Revelation 12:4
His tail swept a third of the stars from the sky, tossing them to the earth. And the dragon stood before the woman who was about to give birth, ready to devour her child as soon as she gave birth.
SignsR. Green Revelation 12:1-6
Social Christhood and Social FiendhoodD. Thomas Revelation 12:1-6
The Dragon Foiled and the Church PreservedJ. Bailey, Ph. D.Revelation 12:3-4
The Great WarJ. A. Seiss, D. D.Revelation 12:3-4

It has been wisely said, "The Revelation of St. John gives no regularly progressive disclosure of the future, advancing in unbroken series from beginning to end; but it falls into a number of groups, which, indeed, supplement each other, every successive vision giving some other aspect of the future, but which are still formally complete in themselves, each proceeding from a beginning to an end." We have but just heard the accents of the shout of final triumph. Now we are thrown back again to scenes of strife, and conflict - the prevailing condition until the end cometh. This section is preparative. The agents in the great strife are set before us in symbolical form - "signs." The things signified it behoves us to seek to know.

I. THE FIRST IS THE SIGN OF "A WOMAN ARRAYED WITH THE SUN, AND THE MOON UNDER HER FEET, AND UPON HER HEAD A CROWN OF TWELVE STARS." In this we are to see a symbolical representation of the Zion of God - the Church; not the Christian in contradiction to the Jewish; but the true Israel of God - under the Old and perpetuated in New Testament times. Not an unfamiliar figure of both Old and New Testaments to represent the Church as a woman, whether a bride or a mother (Isaiah 54:5, 6; Revelation 21:2, 9). Is the sun that glory of God which now lightens the holy city; and the moon the previous, the lesser light which ruled the comparative night before the morning star appeared? The crown of the Church is ever the twelve tribes supplanted by the twelve apostles of the Lamb.

II. THE SECOND SIGN IS THE MAN CHILD BORN OF THE WOMAN. Christ in his human nature, born of that Church which for so long before his coming endured the pangs of travail. From the bosom of the people of God, Christ according to the flesh came. This is he of whom it is declared, "Thou art my Son; this day have I begotten thee. Ask of me... thou shalt rule them with a rod of iron."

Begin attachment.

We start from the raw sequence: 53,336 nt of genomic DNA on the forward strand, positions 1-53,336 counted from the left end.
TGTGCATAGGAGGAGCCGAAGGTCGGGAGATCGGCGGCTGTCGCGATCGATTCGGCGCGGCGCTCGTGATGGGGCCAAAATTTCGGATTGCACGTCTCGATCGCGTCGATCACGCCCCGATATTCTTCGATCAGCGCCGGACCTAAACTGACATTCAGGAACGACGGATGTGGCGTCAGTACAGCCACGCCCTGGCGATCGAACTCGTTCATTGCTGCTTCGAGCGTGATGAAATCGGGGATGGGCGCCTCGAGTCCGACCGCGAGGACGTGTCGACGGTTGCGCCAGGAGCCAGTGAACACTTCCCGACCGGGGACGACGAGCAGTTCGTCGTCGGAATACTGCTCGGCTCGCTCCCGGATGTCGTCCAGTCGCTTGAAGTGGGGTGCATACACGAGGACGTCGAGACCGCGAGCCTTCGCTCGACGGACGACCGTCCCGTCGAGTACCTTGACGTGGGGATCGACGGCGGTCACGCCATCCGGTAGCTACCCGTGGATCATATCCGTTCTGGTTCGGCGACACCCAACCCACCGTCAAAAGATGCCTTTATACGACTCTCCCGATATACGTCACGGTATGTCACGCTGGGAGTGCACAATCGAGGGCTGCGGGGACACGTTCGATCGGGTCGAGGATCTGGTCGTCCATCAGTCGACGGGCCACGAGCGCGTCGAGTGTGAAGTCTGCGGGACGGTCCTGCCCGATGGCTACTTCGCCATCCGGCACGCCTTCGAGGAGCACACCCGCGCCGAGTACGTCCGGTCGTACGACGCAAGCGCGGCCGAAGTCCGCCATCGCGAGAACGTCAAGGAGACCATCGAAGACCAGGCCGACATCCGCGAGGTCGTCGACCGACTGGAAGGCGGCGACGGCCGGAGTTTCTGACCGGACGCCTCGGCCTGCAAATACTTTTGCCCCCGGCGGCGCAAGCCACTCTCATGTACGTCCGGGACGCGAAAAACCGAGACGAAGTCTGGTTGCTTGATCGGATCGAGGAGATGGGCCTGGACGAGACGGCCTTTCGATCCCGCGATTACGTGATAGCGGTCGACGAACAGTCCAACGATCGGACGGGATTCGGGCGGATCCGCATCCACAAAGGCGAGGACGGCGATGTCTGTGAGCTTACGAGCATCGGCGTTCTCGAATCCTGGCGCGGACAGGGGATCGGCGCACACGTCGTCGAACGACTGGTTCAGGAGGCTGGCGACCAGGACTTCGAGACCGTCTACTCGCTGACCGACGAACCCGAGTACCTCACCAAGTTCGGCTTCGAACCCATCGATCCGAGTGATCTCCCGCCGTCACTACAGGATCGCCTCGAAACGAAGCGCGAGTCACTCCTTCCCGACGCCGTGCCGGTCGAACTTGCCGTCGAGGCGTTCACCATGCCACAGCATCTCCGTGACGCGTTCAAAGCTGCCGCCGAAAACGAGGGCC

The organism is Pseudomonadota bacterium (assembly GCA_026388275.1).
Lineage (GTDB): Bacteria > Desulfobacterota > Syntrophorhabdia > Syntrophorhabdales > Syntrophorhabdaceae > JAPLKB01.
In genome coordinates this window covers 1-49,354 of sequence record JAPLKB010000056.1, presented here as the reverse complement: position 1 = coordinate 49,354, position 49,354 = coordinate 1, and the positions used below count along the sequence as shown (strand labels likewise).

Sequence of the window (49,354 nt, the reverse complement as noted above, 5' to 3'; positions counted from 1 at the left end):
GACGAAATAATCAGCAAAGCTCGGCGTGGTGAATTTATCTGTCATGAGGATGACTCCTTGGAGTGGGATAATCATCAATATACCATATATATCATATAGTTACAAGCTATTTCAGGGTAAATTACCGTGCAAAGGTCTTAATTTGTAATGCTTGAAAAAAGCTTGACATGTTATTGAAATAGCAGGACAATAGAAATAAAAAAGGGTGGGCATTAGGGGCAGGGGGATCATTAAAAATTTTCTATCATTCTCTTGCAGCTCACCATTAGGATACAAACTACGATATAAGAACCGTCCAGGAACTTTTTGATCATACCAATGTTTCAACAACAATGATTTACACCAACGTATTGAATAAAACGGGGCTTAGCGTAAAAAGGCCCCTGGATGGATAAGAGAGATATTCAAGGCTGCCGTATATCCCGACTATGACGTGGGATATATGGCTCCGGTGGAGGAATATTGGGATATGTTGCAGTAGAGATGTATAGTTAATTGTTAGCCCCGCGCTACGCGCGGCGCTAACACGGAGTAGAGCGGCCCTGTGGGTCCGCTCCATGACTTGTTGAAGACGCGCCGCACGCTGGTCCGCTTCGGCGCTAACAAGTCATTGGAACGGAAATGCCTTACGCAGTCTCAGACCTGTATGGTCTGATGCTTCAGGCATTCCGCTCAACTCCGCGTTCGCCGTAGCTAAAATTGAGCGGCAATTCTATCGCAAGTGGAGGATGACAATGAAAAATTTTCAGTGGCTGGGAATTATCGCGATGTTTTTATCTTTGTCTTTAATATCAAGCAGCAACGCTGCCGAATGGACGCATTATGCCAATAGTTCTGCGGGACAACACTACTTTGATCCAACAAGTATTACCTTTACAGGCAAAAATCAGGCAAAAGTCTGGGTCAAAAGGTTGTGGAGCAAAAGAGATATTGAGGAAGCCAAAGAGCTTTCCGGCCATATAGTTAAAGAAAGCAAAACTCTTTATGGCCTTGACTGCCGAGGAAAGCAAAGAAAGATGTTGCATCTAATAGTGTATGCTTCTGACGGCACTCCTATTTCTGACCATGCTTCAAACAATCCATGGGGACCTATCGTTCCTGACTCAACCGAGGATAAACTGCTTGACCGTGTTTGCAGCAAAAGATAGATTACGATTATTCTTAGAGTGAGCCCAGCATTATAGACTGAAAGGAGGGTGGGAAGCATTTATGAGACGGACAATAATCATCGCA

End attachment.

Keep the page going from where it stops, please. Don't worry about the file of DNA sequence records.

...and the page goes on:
III. THE THIRD SYMBOL OR SIGN IS "A GREAT RED DRAGON, HAVING SEVEN HEADS AND TEN HORNS, AND ON HIS HEADS SEVEN DIADEMS." The interpretation of this is given explicitly in ver. 9. The seven heads may fitly represent the multiplied worldly powers which the evil one brings against Christ and his Church, and in the ten horns may be hidden a reference to that great world power which, in the days of St. John, sought, as the agent of Satan, to destroy the Church of Christ. The whole scene is expressive of the great powers which from the beginning wage war with the Lamb.

IV. A FOURTH SIGN IS FOUND IN THE ATTITUDE OF THE RED DRAGON BEFORE THIS WOMAN, SEEKING TO DESTROY HER CHILD, But the Divine care defends him, and the woman flees into the wilderness - "a place prepared," and that "they may nourish her." Let the whole for our instruction resolve itself into a teaching concerning:

1. The habitual antagonism of the great powers of evil to him who is the Church's Lord and Son. The whole book portrays the strife between the great antagonistic powers - light and darkness, sin and holiness, Christ and Satan - "the proper factors of history." This vision is, for us, one of warning and admonition. We learn the conditions on which we hold life. Our hearts are the battleground, and for dominion over them the two forces contend. Our duty is plain.

2. The Divine care for the Church. The "wilderness" is not a place of danger, but of safety. The city, with its corruption, is the deadly place. True, the wilderness affords not luxury; but luxury is danger. In the wilderness the Church is fed and nourished. God has prepared the conditions of safety for his Church during the times of the great strife which is afterwards to be detailed. Then let the lowly disciple have both faith and hope. The Lord will defend him in the day of battle, and will nourish him unto eternal life. - R. G.

A great red dragon.
A contest here is waging which enlists and engages the mightiest powers that exist. It is the great and far-reaching conflict between good and evil, between truth and falsehood, between right and usurpation, between the kingdom of God and the empire of Satan, between heaven and hell — the great war of a divided universe, coming to final issue upon this little world of ours! It is largely silent and invisible. Though raging round us every hour, we perceive so little of it, that many doubt its reality. But its very hiddenness is evidence of its awful greatness. The little broils and disputes of a neighbourhood are loud, and thrust themselves on every ear, because they are confined to a level and limit within easy observation and comprehension; but this conflict we can only know by Divine revelation, because it encompasses so much of eternity, and pertains to spiritual potencies under and behind the outward ongoing of things. But, whether conscious of it or not, such a mighty strife exists, and we ourselves are all parties to it, and combatants in it. If not of the glorious woman, we are of the seven-headed and ten-horned dragon, at war with her, her seed, and her God.